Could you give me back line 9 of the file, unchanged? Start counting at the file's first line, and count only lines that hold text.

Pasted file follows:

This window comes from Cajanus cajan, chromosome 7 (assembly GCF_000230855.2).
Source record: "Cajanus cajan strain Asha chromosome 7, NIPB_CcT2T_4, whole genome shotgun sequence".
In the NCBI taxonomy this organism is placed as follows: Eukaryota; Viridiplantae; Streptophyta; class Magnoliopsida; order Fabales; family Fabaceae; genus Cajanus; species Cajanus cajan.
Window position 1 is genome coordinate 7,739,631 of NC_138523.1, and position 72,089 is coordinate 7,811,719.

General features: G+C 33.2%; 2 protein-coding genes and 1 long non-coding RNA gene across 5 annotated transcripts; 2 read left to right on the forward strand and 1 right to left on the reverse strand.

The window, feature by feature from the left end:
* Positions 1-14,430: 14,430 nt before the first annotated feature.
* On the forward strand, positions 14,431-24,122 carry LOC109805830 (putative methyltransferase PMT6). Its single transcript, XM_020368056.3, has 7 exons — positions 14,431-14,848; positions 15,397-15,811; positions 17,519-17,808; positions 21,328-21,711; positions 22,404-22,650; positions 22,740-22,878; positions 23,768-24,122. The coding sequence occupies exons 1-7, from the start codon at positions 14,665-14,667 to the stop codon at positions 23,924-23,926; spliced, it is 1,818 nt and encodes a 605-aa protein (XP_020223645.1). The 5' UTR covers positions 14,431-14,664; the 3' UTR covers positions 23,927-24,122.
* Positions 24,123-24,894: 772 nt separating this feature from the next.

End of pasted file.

* Positions 24,123-24,894: 772 nt separating this feature from the next.